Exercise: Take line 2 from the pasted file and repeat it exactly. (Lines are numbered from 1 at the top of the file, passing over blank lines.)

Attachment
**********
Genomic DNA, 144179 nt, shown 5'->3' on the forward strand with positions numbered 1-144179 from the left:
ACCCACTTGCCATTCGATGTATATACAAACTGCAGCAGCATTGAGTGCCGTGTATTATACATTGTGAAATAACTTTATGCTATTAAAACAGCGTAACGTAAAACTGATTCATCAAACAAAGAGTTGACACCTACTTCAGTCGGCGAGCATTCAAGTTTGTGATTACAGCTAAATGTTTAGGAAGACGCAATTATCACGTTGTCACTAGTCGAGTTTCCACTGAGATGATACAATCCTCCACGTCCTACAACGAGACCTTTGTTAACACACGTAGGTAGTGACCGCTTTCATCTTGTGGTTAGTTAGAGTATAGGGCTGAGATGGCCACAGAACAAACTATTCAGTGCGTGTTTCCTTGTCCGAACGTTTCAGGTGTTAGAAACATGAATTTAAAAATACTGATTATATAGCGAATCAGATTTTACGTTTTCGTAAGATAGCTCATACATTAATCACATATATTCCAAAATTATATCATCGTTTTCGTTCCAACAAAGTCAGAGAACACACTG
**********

ACCCACTTGCCATTCGATGTATATACAAACTGCAGCAGCATTGAGTGCCGTGTATTATACATTGTGAAATAACTTTATGCTATTAAAACAGCGTAACGTAAAACTGATTCATCAAACAAAGAGTTGACACCTACTTCAGTCGGCGAGCATTCAAGTTTGTGATTACAGCTAAATGTTTAGGAAGACGCAATTATCACGTTGTCACTAGTCGAGTTTCCACTGAGATGATACAATCCTCCACGTCCTACAACGAGACCTTTGTTAACACACGTAGGTAGTGACCGCTTTCATCTTGTGGTTAGTTAGAGTATAGGGCTGAGATGGCCACAGAACAAACTATTCAGTGCGTGTTTCCTTGTCCGAACGTTTCAGGTGTTAGAAACATGAATTTAAAAATACTGATTATATAGCGAATCAGATTTTACGTTTTCGTAAGATAGCTCATACATTAATCACATATATTCCAAAATTATATCATCGTTTTCGTTCCAACAAAGTCAGAGAACACACTG